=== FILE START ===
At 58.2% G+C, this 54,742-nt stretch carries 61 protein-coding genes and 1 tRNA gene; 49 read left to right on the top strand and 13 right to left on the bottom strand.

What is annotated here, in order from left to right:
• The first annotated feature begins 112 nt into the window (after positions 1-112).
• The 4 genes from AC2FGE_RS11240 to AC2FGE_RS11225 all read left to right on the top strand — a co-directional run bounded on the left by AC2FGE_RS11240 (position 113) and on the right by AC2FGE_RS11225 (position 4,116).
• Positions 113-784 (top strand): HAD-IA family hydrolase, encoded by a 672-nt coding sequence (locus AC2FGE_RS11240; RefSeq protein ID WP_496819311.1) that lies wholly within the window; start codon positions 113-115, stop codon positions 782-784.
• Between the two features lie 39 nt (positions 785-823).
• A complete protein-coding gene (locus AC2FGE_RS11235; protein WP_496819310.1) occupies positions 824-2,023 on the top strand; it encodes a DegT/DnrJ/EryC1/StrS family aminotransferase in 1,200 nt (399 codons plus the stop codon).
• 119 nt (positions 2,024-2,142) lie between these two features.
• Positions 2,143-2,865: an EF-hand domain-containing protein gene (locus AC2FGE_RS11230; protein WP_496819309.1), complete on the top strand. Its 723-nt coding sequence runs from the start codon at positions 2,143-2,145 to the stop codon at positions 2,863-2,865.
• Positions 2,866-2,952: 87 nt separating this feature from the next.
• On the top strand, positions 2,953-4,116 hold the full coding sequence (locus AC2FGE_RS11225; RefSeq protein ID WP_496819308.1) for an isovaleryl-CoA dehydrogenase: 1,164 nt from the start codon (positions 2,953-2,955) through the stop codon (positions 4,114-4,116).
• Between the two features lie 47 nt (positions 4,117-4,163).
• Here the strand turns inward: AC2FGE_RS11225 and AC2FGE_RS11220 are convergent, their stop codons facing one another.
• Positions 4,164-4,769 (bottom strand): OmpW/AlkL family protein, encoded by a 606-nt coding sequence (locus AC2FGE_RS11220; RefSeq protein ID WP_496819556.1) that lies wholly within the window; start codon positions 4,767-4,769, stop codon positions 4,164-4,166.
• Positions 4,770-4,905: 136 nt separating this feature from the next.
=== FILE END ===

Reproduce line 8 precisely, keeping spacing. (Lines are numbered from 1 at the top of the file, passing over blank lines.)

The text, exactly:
• 119 nt (positions 2,024-2,142) lie between these two features.